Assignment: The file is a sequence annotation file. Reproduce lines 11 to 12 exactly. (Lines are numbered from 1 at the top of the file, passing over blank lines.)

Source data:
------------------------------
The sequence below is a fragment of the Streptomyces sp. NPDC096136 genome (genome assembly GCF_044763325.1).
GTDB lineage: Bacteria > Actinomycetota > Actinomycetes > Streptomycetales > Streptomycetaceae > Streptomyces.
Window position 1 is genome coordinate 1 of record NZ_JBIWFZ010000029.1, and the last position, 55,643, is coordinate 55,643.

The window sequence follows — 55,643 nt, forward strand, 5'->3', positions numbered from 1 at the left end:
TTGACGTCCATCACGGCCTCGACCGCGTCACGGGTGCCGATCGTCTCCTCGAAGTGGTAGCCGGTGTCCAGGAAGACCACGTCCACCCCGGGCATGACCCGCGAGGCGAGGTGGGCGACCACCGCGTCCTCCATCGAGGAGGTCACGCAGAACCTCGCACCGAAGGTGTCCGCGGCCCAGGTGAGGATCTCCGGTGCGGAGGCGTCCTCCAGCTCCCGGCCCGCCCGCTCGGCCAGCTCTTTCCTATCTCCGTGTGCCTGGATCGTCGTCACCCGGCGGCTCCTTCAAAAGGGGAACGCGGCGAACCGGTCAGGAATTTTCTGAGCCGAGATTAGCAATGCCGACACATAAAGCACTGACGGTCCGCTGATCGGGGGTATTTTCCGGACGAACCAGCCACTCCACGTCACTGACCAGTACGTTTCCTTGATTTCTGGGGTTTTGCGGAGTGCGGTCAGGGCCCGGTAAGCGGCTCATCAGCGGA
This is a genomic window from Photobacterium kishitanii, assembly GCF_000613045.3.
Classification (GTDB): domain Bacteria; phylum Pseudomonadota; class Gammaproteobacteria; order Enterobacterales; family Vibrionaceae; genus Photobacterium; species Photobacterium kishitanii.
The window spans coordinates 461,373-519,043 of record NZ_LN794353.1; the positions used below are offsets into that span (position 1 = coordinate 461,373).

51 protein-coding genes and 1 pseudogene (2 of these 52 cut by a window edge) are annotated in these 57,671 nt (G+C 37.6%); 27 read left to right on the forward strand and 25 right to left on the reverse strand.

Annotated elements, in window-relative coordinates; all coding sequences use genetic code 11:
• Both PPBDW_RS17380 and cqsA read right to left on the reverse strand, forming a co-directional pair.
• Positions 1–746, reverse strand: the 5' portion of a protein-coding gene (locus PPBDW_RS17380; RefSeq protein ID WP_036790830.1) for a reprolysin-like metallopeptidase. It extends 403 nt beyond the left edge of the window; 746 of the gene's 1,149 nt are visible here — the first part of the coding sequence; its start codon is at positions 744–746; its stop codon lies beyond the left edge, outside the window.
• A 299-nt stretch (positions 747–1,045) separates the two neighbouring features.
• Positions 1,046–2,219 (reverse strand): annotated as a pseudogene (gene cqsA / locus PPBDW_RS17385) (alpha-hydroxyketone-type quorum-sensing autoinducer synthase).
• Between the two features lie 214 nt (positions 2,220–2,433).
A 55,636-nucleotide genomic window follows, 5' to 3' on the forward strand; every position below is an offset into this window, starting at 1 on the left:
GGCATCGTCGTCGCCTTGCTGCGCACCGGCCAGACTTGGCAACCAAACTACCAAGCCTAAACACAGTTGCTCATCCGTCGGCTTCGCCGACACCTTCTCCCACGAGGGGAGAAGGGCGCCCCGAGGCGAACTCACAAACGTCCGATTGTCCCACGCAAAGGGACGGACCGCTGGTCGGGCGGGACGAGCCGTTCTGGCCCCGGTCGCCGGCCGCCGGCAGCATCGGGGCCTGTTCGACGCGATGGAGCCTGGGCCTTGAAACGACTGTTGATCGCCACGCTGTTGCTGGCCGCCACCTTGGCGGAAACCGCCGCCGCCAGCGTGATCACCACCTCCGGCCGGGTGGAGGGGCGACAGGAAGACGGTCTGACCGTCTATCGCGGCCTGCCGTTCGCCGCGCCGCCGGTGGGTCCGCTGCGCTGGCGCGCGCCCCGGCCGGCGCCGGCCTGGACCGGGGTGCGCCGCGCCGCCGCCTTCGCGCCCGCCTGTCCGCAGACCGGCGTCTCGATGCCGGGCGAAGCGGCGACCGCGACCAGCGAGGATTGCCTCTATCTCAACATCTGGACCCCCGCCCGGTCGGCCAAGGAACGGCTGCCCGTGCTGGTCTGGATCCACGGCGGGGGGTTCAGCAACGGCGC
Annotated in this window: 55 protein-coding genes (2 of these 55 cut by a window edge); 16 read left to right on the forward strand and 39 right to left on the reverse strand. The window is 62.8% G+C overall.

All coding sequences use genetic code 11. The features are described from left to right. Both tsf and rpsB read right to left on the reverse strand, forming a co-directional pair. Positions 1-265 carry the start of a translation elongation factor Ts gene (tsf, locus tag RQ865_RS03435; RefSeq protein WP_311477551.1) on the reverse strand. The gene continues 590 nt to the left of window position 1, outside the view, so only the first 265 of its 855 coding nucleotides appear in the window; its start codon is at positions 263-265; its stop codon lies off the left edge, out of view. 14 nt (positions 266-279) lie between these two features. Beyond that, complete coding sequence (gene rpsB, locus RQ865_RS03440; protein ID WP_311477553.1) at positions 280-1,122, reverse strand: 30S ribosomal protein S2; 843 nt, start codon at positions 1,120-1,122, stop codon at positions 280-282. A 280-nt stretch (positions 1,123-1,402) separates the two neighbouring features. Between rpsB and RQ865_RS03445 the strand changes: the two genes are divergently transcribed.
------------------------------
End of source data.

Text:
• Both PPBDW_RS17380 and cqsA read right to left on the reverse strand, forming a co-directional pair.
• Positions 1–746, reverse strand: the 5' portion of a protein-coding gene (locus PPBDW_RS17380; RefSeq protein ID WP_036790830.1) for a reprolysin-like metallopeptidase. It extends 403 nt beyond the left edge of the window; 746 of the gene's 1,149 nt are visible here — the first part of the coding sequence; its start codon is at positions 744–746; its stop codon lies beyond the left edge, outside the window.